So how do we achieve more civility in public discourse?
In their essay The Meaning of Civility, Guy and Heidi Burgess, co-directors of the University of Colorado Conflict Research Consortium, offer these suggestions:
Separate the people from the problem. Recognize that other thoughtful and caring
people have very different views on how best to address their community’s many
complex problems. Focus on solutions that are most likely to be successful. Avoid
resolving disputes on the basis of “us versus them” animosity and seek the
relative merits of competing problem-solving strategies.
• Obtain the facts. Many public policy disputes involve factual disagreements that
are amenable to resolution through some type of fact-finding process. Work
together to resolve factual disagreements wherever possible. There are, of course,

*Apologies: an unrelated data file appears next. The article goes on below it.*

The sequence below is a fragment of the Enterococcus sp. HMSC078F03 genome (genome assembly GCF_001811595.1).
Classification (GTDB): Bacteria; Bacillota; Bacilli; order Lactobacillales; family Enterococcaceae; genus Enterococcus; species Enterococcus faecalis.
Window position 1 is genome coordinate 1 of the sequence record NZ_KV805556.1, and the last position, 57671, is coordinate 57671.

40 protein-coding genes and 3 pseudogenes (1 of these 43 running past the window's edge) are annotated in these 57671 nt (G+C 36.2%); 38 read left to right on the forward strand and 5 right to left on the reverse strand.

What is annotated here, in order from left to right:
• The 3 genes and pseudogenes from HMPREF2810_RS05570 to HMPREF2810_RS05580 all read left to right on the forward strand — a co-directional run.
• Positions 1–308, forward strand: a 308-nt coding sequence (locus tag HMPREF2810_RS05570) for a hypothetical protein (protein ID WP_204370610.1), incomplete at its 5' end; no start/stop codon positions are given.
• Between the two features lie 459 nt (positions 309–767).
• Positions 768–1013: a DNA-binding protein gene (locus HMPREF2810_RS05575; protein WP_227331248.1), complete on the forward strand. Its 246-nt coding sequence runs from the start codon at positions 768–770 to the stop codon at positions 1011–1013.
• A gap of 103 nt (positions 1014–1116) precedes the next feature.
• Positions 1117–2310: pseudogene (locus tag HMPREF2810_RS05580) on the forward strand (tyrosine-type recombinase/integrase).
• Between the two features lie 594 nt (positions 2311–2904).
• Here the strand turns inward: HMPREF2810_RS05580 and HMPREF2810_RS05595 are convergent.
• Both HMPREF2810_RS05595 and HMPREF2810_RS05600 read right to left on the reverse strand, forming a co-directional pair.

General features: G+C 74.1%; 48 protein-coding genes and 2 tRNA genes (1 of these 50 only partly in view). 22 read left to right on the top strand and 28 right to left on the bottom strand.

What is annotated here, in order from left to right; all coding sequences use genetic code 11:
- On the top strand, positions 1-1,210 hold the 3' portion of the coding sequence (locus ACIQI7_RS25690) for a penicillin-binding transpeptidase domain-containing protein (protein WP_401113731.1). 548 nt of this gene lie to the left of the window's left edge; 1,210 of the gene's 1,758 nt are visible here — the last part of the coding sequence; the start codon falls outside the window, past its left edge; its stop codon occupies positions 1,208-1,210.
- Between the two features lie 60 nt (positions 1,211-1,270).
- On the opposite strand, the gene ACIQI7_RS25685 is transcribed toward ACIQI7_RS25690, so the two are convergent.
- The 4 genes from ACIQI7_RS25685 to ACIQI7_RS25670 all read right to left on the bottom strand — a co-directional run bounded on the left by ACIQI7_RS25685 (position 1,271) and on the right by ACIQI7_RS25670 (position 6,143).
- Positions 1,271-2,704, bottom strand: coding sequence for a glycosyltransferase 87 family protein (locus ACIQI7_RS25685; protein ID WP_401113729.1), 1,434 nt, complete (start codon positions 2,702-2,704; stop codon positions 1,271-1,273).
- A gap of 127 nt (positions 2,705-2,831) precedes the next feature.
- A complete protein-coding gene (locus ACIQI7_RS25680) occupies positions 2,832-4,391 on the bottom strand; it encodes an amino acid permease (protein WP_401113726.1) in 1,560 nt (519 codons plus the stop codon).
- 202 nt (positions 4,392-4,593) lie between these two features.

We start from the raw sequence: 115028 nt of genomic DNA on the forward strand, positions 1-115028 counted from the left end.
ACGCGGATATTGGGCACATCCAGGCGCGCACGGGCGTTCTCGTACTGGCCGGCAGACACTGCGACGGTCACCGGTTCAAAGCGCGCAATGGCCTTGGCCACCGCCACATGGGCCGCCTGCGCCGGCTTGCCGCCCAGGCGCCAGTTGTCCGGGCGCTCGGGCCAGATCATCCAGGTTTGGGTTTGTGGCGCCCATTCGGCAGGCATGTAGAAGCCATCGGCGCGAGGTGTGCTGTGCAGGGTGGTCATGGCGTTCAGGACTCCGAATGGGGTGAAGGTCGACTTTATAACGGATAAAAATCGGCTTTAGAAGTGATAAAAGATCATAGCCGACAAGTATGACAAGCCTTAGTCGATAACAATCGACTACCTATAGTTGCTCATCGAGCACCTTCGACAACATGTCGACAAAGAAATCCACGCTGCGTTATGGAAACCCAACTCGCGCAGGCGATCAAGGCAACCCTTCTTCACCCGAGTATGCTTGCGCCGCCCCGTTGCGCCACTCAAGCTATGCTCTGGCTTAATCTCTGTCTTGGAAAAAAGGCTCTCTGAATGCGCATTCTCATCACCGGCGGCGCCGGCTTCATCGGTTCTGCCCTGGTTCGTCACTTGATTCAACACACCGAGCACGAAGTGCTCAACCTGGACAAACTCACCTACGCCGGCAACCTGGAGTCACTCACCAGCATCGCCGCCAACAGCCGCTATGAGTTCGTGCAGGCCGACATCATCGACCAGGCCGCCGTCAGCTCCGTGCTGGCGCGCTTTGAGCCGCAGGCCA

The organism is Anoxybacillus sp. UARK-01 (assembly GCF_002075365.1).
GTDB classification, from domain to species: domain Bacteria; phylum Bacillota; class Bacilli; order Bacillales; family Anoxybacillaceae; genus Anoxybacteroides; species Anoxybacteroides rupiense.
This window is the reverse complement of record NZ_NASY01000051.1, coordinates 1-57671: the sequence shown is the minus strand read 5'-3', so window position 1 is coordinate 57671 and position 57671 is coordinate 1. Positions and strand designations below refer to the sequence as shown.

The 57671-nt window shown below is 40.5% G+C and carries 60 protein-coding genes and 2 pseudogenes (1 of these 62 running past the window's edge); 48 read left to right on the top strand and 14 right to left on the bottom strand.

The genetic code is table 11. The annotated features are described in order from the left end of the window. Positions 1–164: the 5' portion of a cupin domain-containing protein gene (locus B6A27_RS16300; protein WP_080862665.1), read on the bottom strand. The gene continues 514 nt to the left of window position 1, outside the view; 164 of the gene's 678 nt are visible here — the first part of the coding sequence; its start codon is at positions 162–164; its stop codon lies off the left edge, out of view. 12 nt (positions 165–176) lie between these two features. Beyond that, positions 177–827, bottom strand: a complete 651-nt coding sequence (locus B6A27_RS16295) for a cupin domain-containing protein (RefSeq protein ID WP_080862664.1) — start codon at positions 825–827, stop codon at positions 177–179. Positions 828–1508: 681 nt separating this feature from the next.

many cases in which factual issues can’t be resolved because of irreducible
uncertainties associated with the limits of scientific inquiry. When this is true,
contending parties need to publicly explain the reasoning behind their differing
interpretations of the factual information that is available.
• Limit interpersonal misunderstandings. Make an honest and continuing effort to
understand the views and reasoning of your opponents.
• Use fair processes. Genuinely solicit and consider public input. Make decisions
on the basis of substantive arguments.
• Keep trying to persuade and allow yourself to be persuaded. One crucial element
of civility is the recognition by conflicting parties that it is possible they are
wrong and the policies advocated by their opponents are actually better. Seriously
consider the persuasive arguments made by your opponents and explain your own
• Another strategy suggested by Tom Terez in Civility At Work: 20 Ways to Build a
Kinder Workplace is to “identify the biggest redeeming quality of that person
who’s always driving you crazy. Keep it in mind the next time the two of you
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